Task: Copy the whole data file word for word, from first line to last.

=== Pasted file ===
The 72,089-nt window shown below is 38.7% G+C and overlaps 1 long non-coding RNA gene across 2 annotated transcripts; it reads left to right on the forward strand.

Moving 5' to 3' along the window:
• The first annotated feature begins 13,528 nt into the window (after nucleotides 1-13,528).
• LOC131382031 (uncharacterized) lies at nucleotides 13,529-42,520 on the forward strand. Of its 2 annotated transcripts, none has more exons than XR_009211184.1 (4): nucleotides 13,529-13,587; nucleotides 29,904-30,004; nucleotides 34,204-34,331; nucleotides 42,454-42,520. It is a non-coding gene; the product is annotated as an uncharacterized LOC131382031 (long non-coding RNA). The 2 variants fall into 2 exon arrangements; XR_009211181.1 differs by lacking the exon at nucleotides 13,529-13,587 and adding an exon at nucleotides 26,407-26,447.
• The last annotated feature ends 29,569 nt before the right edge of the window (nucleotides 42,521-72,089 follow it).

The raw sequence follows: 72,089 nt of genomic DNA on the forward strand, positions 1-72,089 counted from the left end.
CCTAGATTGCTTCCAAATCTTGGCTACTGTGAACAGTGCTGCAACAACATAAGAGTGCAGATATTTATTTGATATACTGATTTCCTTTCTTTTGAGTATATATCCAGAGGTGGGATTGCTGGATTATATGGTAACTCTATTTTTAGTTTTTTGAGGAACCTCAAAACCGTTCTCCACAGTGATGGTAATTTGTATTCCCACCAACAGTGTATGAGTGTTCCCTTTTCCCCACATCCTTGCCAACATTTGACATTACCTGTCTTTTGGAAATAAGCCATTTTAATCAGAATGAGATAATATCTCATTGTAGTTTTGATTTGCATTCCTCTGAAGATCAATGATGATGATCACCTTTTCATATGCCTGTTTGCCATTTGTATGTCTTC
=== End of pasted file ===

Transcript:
The 72,089-nt window shown below is 38.7% G+C and overlaps 1 long non-coding RNA gene across 2 annotated transcripts; it reads left to right on the forward strand.

Moving 5' to 3' along the window:
• The first annotated feature begins 13,528 nt into the window (after nucleotides 1-13,528).
• LOC131382031 (uncharacterized) lies at nucleotides 13,529-42,520 on the forward strand. Of its 2 annotated transcripts, none has more exons than XR_009211184.1 (4): nucleotides 13,529-13,587; nucleotides 29,904-30,004; nucleotides 34,204-34,331; nucleotides 42,454-42,520. It is a non-coding gene; the product is annotated as an uncharacterized LOC131382031 (long non-coding RNA). The 2 variants fall into 2 exon arrangements; XR_009211181.1 differs by lacking the exon at nucleotides 13,529-13,587 and adding an exon at nucleotides 26,407-26,447.
• The last annotated feature ends 29,569 nt before the right edge of the window (nucleotides 42,521-72,089 follow it).

The raw sequence follows: 72,089 nt of genomic DNA on the forward strand, positions 1-72,089 counted from the left end.
CCTAGATTGCTTCCAAATCTTGGCTACTGTGAACAGTGCTGCAACAACATAAGAGTGCAGATATTTATTTGATATACTGATTTCCTTTCTTTTGAGTATATATCCAGAGGTGGGATTGCTGGATTATATGGTAACTCTATTTTTAGTTTTTTGAGGAACCTCAAAACCGTTCTCCACAGTGATGGTAATTTGTATTCCCACCAACAGTGTATGAGTGTTCCCTTTTCCCCACATCCTTGCCAACATTTGACATTACCTGTCTTTTGGAAATAAGCCATTTTAATCAGAATGAGATAATATCTCATTGTAGTTTTGATTTGCATTCCTCTGAAGATCAATGATGATGATCACCTTTTCATATGCCTGTTTGCCATTTGTATGTCTTC